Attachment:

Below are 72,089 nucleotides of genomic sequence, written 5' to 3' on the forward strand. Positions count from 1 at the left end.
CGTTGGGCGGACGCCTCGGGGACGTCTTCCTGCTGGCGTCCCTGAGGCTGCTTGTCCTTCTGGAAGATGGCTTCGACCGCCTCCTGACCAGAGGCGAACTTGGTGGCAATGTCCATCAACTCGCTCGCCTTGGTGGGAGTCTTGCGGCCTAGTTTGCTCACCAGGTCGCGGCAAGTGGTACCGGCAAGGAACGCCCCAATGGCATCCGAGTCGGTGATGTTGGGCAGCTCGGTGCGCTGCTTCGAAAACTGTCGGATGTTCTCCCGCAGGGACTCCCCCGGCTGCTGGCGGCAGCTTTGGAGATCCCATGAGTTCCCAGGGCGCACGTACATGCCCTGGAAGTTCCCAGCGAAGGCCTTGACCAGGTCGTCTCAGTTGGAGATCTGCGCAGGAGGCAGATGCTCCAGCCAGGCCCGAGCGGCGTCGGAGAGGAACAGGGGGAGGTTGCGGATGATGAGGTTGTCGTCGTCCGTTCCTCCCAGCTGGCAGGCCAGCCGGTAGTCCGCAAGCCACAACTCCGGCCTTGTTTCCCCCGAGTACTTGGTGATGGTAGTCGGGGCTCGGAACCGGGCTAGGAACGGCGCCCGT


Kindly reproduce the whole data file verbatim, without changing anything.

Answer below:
Below are 72,089 nucleotides of genomic sequence, written 5' to 3' on the forward strand. Positions count from 1 at the left end.
CGTTGGGCGGACGCCTCGGGGACGTCTTCCTGCTGGCGTCCCTGAGGCTGCTTGTCCTTCTGGAAGATGGCTTCGACCGCCTCCTGACCAGAGGCGAACTTGGTGGCAATGTCCATCAACTCGCTCGCCTTGGTGGGAGTCTTGCGGCCTAGTTTGCTCACCAGGTCGCGGCAAGTGGTACCGGCAAGGAACGCCCCAATGGCATCCGAGTCGGTGATGTTGGGCAGCTCGGTGCGCTGCTTCGAAAACTGTCGGATGTTCTCCCGCAGGGACTCCCCCGGCTGCTGGCGGCAGCTTTGGAGATCCCATGAGTTCCCAGGGCGCACGTACATGCCCTGGAAGTTCCCAGCGAAGGCCTTGACCAGGTCGTCTCAGTTGGAGATCTGCGCAGGAGGCAGATGCTCCAGCCAGGCCCGAGCGGCGTCGGAGAGGAACAGGGGGAGGTTGCGGATGATGAGGTTGTCGTCGTCCGTTCCTCCCAGCTGGCAGGCCAGCCGGTAGTCCGCAAGCCACAACTCCGGCCTTGTTTCCCCCGAGTACTTGGTGATGGTAGTCGGGGCTCGGAACCGGGCTAGGAACGGCGCCCGT